CMMC Update by Glenda R. Snodgrass for The Net Effect
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December 7, 2022

I don't think N/A means what you think it means

In a recent group study session for my Certified CMMC Professional exam (I passed!), there was a lively discussion on the use of N/A in response to whether a control or practice has been MET or NOT MET. There seems to be a bit of confusion about this outside the assessors' world, so I thought I'd tackle that today.

In the context of NIST 800-171, CMMC and DoD Self Assessments, "N/A" or "Not Applicable" has a very narrow definition. For example, 3.1.16 ("Authorize wireless access prior to allowing such connections") could be answered N/A if you do not have any devices in your CMMC scope with wireless capabilities. Hmmm, that's a bit more narrow than you thought, eh? So if you have devices with wireless capabilities that you don't use, you need to have a policy stating that you don't enable wireless access, and procedures defining how you disable it, how you monitor that it has been disabled, etc. (Hint: those need to be actual written documents, not just internal knowledge.)

Do you really want to answer N/A at all?

Most of the assessors I have spoken with seem to agree that they would rather not see N/A in an SSP. They would much rather see the control marked MET, with written policies and procedures outlining how the control is being met (in this case, by preventing wireless access in the CMMC environment).

Isolated systems and the N/A option

It is a common practice, especially in small organizations, to use isolated systems (a standalone computer, or a small network of computers that aren't connected to any other systems, including the Internet) to create an enclave to protect CUI.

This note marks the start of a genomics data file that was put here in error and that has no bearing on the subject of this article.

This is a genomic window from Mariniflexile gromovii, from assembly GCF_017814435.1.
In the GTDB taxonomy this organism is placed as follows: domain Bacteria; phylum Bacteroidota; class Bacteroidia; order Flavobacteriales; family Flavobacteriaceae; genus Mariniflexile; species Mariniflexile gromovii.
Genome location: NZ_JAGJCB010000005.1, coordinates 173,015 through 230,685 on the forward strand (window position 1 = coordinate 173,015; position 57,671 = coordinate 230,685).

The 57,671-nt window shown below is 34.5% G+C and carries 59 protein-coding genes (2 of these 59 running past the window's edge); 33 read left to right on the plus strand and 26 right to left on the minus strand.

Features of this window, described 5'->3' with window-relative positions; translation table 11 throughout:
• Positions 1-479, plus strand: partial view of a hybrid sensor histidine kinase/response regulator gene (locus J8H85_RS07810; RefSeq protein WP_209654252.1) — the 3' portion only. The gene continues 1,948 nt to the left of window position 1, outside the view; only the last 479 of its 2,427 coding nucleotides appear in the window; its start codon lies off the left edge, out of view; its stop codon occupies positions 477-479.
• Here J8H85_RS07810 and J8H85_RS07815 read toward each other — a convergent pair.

(As an aside, even seemingly isolated systems are rarely truly isolated -- Don't you have to get data into that system? Don't you create data in that system that is useless unless you get it out somehow? "Sneakernet" -- walking data between systems using thumb drives or CDs -- means a system isn't truly isolated.)

I have seen SSPs that mistakenly use N/A to answer a control that cannot be met because of this isolation (e.g., patching software). This is a problem! Why?

The DFARS 7012 clause states in part:

The Contractor shall submit requests to vary from NIST SP 800-171 in writing to the Contracting Officer, for consideration by the DoD CIO. The Contractor need not implement any security requirement adjudicated by an authorized representative of the DoD CIO to be nonapplicable or to have an alternative, but equally effective, security measure that may be implemented in its place.

So, if you think you cannot implement one or more of the controls of NIST 800-171, you have to request permission in writing for the variance. If it is approved, you should keep this written permission to show your CMMC Assessor that this variance is allowed.

In this scenario, once you have written permission from the DoD CIO to use an "alternative, but equally effective" security measure, you would then mark this control as MET (not N/A) and explain the security measure that was approved by the DoD CIO.

In conclusion: you really shouldn't answer any control with N/A. Every control should be MET by some means or other.

Need help? You know where to find me!

Remember, you can read past editions of this newsletter on our website, along with tons more information under the CMMC and Resources tabs. Feel free to share this update!

Glenda R. Snodgrass Sincerely,

Glenda R. Snodgrass, CCP
The Net Effect, LLC
251-433-0196 x107

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